YU to Restructure Title IX Office, Improve Sexual Assault and Harassment Resources
Yeshiva University will implement a “restructured” Title IX Office and bring on professionals experienced in handling sexual assault and harassment complaints for the spring semester, among other changes. President Ari Berman announced this to students via email on Tuesday, Jan. 11.
Berman’s email linked to a letter from Dean of the Undergraduate Faculty of Arts and Sciences Karen Bacon that made various recommendations to the university regarding those issues. Earlier in the year, Bacon was asked to lead a committee to address sexual assault and harassment on campus after an anonymous YU student alleged that she was raped by a male athlete and the that university failed to help her last year. The committee is comprised of Rabbi Josh Blass and deans Sara Asher, Joe Bednarsh, Leslie Halpern and Danielle Wozniak.
Currently, YU’s website lists Vice Provost for Student Affairs Chaim Nissel as its Title IX coordinator, along with three deputy Title IX coordinators, including Bednarsh. Although Bednarsh was promoted from athletics director to associate dean of students in July, the website still attributes him to his former role. It is unclear if Nissel and Bednarsh will continue to work in the Title IX Office after its restructuring.
Bacon’s letter also recommended that the university’s website should include a concise flow chart that easily demonstrates the policies and procedures for allegations of sexual misconduct. SHARE — sexual harassment and assault response & education — counselors should be “trained to be available to students” in navigating Title IX procedures, Bacon added. Last, the committee advised that YU’s Title IX educational program be enhanced with in-person and online materials and training. While the program is currently mandatory, the university has been unsuccessful in ensuring students participate in the program.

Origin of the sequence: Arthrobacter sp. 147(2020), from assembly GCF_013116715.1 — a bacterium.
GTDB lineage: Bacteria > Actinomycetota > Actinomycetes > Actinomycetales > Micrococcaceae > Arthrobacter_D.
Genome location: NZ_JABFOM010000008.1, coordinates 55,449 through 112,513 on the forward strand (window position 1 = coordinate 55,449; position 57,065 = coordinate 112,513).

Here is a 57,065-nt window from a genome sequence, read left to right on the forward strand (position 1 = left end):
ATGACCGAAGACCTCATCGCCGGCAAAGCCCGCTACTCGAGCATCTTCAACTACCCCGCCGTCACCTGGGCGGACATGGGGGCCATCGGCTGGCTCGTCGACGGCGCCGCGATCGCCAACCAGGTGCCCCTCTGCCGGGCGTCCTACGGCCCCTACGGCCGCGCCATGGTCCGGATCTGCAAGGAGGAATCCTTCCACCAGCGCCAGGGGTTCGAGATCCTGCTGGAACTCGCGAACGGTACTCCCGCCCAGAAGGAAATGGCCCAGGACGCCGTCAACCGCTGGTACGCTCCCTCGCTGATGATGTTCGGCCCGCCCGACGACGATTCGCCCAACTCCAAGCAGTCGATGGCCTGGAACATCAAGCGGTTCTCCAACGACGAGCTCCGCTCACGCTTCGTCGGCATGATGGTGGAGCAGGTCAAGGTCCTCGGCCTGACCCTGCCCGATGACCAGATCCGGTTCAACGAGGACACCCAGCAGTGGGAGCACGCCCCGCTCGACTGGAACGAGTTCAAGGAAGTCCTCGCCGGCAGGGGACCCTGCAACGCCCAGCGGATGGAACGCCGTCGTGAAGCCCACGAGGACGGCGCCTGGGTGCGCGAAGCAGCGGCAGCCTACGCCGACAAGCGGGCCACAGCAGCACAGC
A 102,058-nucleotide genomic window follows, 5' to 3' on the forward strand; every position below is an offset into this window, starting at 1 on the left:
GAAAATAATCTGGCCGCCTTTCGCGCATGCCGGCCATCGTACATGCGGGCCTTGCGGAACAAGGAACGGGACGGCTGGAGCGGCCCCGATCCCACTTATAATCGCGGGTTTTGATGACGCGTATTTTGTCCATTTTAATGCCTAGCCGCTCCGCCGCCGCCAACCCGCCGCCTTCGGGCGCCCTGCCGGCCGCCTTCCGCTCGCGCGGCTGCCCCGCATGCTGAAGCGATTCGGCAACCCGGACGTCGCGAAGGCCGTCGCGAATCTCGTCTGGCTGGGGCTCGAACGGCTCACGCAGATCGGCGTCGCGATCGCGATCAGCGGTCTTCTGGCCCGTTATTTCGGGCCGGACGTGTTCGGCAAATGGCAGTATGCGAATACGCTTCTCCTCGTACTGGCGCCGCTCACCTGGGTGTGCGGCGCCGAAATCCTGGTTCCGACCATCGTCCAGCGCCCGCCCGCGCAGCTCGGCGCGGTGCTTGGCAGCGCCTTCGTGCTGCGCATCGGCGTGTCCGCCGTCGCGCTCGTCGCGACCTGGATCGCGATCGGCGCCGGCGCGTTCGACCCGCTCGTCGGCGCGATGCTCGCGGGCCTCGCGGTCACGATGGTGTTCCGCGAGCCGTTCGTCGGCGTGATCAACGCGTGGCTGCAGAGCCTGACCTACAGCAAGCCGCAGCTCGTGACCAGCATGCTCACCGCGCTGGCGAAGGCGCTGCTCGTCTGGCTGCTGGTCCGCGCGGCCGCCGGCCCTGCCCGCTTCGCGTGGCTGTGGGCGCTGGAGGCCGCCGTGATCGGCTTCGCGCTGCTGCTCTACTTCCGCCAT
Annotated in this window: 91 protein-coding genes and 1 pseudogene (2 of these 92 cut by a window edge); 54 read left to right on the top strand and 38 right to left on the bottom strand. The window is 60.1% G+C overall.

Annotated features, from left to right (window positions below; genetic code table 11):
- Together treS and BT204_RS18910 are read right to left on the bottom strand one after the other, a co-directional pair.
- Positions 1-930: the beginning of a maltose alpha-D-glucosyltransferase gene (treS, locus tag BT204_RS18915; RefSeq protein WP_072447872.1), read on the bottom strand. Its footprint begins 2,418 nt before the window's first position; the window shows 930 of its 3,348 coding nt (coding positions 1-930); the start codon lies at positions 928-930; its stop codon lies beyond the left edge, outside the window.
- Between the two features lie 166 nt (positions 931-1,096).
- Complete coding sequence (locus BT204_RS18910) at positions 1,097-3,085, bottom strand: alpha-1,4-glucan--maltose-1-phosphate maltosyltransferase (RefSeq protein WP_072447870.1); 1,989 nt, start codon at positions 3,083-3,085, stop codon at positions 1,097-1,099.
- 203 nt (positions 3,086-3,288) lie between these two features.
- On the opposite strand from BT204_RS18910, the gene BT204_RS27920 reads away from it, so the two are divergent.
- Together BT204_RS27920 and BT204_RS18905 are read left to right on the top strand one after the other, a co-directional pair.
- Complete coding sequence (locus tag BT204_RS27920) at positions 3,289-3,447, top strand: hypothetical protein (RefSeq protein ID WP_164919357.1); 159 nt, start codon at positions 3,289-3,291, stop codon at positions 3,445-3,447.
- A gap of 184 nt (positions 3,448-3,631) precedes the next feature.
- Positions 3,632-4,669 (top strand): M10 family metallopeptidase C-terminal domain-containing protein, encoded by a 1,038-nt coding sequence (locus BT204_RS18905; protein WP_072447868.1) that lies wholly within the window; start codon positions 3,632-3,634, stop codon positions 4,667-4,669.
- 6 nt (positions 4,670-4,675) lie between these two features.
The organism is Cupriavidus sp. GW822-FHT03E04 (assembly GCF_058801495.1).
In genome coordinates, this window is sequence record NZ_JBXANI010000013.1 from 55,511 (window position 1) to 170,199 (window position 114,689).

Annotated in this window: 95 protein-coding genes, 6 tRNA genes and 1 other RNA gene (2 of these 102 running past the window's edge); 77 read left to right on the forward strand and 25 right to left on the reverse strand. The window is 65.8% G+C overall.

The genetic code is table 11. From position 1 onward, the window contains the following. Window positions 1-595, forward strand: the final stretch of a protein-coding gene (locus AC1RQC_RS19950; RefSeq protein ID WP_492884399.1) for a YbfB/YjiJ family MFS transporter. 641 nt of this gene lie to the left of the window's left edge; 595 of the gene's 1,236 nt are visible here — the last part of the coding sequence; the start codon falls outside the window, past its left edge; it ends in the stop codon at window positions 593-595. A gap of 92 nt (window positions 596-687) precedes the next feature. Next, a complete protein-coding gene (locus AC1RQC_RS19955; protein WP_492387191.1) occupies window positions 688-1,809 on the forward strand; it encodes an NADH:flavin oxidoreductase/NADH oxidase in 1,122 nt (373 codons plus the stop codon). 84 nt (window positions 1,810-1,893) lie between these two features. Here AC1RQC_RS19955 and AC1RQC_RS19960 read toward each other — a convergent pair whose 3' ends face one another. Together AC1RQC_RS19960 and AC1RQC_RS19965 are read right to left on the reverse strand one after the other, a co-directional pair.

“Dean Bacon and her committee have concluded their committee’s work with a number of recommendations that we will begin to implement for the Spring semester,” Berman wrote in his email. “I thank her and her team for their thorough work and all of our compassionate professionals who work to safeguard our students’ well-being.”
Bacon also noted that the committee consulted with “third-party experts” to evaluate YU’s current tools and procedures regarding sexual assault and harassment on campus. The committee concluded that YU “follows all federal Title IX and NYS guidelines and procedures” for those issues.
The letter added that YU’s current policy is to out-source sexual assault claims to “top tier third-party firms” that are “experts in conducting such investigations and fully investigate the allegations.” The investigative report is made available to the involved parties and each has the ability to appeal the final decision.
“We care deeply about the safety and well-being of our students,” Bacon wrote in concluding her email. “Please feel free to reach out to me or any other committee member if you have any questions.”
“We’re making progress, and for that we are very thankful; this is a wonderful step in the right direction,” Noa Berman (SCW ‘23) and Cayla Muschel (SCW ‘23), co-presidents of Students Against Sexual Assault, said in a statement sent to The Commentator. “The next step is for the university to acknowledge past missteps and work toward correcting them. Accountability is extremely important, especially when mending the relationship between the administration and the student body.”